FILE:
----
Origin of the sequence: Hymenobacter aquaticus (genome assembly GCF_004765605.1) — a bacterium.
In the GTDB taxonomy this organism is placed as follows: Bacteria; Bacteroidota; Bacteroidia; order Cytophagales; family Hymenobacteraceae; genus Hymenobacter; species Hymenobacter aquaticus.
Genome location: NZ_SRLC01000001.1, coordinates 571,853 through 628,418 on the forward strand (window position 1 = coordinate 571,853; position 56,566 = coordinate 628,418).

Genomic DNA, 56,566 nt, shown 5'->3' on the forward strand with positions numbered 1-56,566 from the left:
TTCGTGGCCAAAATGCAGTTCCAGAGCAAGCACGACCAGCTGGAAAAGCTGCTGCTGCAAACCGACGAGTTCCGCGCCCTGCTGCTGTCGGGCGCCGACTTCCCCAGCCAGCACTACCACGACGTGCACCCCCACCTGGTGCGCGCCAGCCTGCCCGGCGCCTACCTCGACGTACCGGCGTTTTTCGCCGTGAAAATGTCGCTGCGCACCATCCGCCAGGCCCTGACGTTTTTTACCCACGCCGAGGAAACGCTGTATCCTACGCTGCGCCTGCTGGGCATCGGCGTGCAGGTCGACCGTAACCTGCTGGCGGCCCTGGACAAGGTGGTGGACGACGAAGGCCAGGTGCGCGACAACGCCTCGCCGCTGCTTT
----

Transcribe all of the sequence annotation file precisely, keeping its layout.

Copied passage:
Origin of the sequence: Hymenobacter aquaticus (genome assembly GCF_004765605.1) — a bacterium.
In the GTDB taxonomy this organism is placed as follows: Bacteria; Bacteroidota; Bacteroidia; order Cytophagales; family Hymenobacteraceae; genus Hymenobacter; species Hymenobacter aquaticus.
Genome location: NZ_SRLC01000001.1, coordinates 571,853 through 628,418 on the forward strand (window position 1 = coordinate 571,853; position 56,566 = coordinate 628,418).

Genomic DNA, 56,566 nt, shown 5'->3' on the forward strand with positions numbered 1-56,566 from the left:
TTCGTGGCCAAAATGCAGTTCCAGAGCAAGCACGACCAGCTGGAAAAGCTGCTGCTGCAAACCGACGAGTTCCGCGCCCTGCTGCTGTCGGGCGCCGACTTCCCCAGCCAGCACTACCACGACGTGCACCCCCACCTGGTGCGCGCCAGCCTGCCCGGCGCCTACCTCGACGTACCGGCGTTTTTCGCCGTGAAAATGTCGCTGCGCACCATCCGCCAGGCCCTGACGTTTTTTACCCACGCCGAGGAAACGCTGTATCCTACGCTGCGCCTGCTGGGCATCGGCGTGCAGGTCGACCGTAACCTGCTGGCGGCCCTGGACAAGGTGGTGGACGACGAAGGCCAGGTGCGCGACAACGCCTCGCCGCTGCTTT